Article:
Will the feature length La Americanita be the same as the
There will be several important
differences between feature and short. Among other things, the main characters will no longer be cousins, they will be half-sisters.
Why did you choose to do a film about Cuban-Americans?
My stepfather and his relatives are Cuban-American and they've all
been a huge part of my life since I was less than a year old. Iím
also married to a Cuban-American and I speak and write fluent Spanish.
as a red-haired Anglo who speaks Spanish with an accent,
I've never truly been considered part of the Cuban-American community.
I'm fascinated with issues of belonging, language, race, appearance,
and how a person's cultural identity is formed -- all themes of
great importance to the story in my film, La Americanita
(The American Girl).
What are your cinematic influences as a filmmaker?
Films that try to capture reality
as closely as possible and sometimes blend documentary footage with
narrative, like Alfonso Cuaron's Y
Tu Mama Tambien, Peter Sollett's Raising Victor Vargas, Ken Loach's Family Life, Tomas Gutierrez
Alea's Memories of Underdevelopment, Agnes Varda's Vagabonde
and Jim McKay's Our Song.
During the shoot, I asked my cinematographer,
Doug Glover, to roll camera between takes, to capture the beautiful
little impromptu moments when the actors were just relaxing and
being themselve. I later included many of those moments in key sections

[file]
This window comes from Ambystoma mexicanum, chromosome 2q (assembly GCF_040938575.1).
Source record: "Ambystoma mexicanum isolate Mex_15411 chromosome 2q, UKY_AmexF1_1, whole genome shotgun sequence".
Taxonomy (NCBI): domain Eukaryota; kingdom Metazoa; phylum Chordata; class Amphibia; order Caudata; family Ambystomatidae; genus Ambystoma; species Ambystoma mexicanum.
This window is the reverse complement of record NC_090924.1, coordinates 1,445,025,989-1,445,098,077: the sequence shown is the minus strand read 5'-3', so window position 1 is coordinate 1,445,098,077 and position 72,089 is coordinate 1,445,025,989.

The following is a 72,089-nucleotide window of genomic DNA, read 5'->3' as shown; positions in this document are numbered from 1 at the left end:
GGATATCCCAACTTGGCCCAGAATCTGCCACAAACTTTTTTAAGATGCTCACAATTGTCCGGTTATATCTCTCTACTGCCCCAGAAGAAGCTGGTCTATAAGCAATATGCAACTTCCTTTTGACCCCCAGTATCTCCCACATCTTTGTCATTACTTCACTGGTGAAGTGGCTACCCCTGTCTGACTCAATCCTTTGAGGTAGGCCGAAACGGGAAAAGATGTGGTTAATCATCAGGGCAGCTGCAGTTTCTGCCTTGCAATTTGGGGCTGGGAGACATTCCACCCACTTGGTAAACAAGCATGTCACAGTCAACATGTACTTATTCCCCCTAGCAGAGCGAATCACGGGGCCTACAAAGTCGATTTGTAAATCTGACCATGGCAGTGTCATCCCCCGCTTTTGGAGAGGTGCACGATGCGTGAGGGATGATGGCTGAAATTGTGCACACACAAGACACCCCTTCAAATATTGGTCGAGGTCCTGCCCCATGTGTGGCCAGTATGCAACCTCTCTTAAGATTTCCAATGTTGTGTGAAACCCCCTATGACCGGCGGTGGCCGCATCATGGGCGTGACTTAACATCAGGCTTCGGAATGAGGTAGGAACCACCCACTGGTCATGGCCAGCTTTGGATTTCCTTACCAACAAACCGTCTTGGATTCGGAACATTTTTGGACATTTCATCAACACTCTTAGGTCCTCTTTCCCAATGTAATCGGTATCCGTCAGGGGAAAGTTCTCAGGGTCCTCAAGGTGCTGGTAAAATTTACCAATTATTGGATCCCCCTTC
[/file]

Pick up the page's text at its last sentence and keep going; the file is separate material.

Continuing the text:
of my short film.
Why did you choose to shoot your film in Miami, Florida?
For budgetary reasons, I originally wanted to shoot my film in San
Francisco, which was where I lived at the time.
However, there isn't enough of a
Cuban community there for my film to have felt authentic.
Plus, it was the Miami-ness of the
story that resonated with me. Having lived for many years in that
city, I knew from firsthand experience what it was like to be trapped
in one of those sunny, suburban homes, forced to listen to endless
stories about Cuba, a country I'd never known or visited.
What was the shoot like?
It was wonderful because everyone worked really hard and was really
professional. But it was also awful because I had such a small crew
-- which meant that I had to produce, direct, art direct and cater
the film myself.
The other thing that made the shoot
tough was the fact that I had to live with my 5 crew members in the house I'd gotten
to shoot the film in, which happened to be completely unfurnished
when we first arrived.
We only had one car, no telephone
or internet connection and we were miles away from any stores.
Still everyone was a really good sport and helped out a lot. My
gaffer cooked dinner for us almost every evening, my actor/sister-in-law
helped me pick out all of the actors' wardrobe and my DP helped
me shop for furniture and props. But they probably couldn't help
feeling a little disappointed.
I think they thought they were going
on a trip to the beach in sunny Florida and instead they found themselves
stuck in the far, far reaches of the Miami suburban wasteland!